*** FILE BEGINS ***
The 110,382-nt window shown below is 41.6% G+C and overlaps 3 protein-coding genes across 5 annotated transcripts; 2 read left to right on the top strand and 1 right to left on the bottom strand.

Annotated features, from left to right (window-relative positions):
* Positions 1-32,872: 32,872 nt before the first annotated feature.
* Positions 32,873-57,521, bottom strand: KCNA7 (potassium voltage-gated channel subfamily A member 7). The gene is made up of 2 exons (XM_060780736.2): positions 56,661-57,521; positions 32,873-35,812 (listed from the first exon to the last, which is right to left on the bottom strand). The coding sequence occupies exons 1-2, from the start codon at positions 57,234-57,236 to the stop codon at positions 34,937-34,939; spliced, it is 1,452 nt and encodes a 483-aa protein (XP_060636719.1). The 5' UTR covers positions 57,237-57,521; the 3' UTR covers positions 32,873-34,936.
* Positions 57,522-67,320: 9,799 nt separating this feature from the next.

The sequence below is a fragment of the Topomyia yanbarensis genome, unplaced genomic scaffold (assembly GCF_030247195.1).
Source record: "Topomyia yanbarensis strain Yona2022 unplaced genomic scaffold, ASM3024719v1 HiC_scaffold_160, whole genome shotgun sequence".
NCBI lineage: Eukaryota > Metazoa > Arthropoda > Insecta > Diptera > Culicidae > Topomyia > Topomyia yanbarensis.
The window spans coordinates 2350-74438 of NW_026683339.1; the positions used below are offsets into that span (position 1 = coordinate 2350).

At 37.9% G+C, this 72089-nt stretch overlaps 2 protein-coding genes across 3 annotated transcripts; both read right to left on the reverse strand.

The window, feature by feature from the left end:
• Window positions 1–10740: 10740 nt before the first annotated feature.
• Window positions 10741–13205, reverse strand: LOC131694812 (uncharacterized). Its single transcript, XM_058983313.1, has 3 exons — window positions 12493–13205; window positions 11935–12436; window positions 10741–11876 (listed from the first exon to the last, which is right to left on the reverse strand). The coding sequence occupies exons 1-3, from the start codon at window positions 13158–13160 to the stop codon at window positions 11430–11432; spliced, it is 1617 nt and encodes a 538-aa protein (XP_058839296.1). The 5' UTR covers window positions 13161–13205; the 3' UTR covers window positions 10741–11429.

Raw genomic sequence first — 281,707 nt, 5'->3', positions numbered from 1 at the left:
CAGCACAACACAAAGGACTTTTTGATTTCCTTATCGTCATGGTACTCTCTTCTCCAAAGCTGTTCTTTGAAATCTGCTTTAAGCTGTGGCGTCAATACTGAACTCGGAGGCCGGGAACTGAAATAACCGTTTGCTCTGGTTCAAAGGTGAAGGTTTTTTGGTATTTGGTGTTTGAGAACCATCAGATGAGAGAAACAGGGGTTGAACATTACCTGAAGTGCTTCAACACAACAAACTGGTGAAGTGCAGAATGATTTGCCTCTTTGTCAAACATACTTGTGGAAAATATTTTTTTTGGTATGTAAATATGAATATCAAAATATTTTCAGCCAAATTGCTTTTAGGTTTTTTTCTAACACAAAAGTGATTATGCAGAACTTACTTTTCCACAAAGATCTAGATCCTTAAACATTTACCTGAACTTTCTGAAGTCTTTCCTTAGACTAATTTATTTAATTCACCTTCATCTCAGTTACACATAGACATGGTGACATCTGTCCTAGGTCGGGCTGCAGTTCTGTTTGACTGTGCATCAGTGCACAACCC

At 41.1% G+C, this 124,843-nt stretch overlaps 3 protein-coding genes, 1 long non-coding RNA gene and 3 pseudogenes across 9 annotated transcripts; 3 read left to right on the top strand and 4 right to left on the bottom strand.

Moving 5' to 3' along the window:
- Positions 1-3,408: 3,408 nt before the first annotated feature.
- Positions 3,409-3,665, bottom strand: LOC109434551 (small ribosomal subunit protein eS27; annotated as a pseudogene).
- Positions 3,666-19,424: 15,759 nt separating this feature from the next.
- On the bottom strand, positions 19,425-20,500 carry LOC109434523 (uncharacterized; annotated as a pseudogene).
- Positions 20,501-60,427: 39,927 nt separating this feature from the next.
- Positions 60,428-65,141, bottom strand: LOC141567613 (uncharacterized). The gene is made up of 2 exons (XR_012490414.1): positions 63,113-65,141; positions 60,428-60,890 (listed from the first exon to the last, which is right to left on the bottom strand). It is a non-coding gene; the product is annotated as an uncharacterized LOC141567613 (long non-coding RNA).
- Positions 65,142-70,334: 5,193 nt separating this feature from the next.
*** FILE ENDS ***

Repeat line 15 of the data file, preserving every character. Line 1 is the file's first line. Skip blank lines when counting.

CAGCACAACACAAAGGACTTTTTGATTTCCTTATCGTCATGGTACTCTCTTCTCCAAAGCTGTTCTTTGAAATCTGCTTTAAGCTGTGGCGTCAATACTGAACTCGGAGGCCGGGAACTGAAATAACCGTTTGCTCTGGTTCAAAGGTGAAGGTTTTTTGGTATTTGGTGTTTGAGAACCATCAGATGAGAGAAACAGGGGTTGAACATTACCTGAAGTGCTTCAACACAACAAACTGGTGAAGTGCAGAATGATTTGCCTCTTTGTCAAACATACTTGTGGAAAATATTTTTTTTGGTATGTAAATATGAATATCAAAATATTTTCAGCCAAATTGCTTTTAGGTTTTTTTCTAACACAAAAGTGATTATGCAGAACTTACTTTTCCACAAAGATCTAGATCCTTAAACATTTACCTGAACTTTCTGAAGTCTTTCCTTAGACTAATTTATTTAATTCACCTTCATCTCAGTTACACATAGACATGGTGACATCTGTCCTAGGTCGGGCTGCAGTTCTGTTTGACTGTGCATCAGTGCACAACCC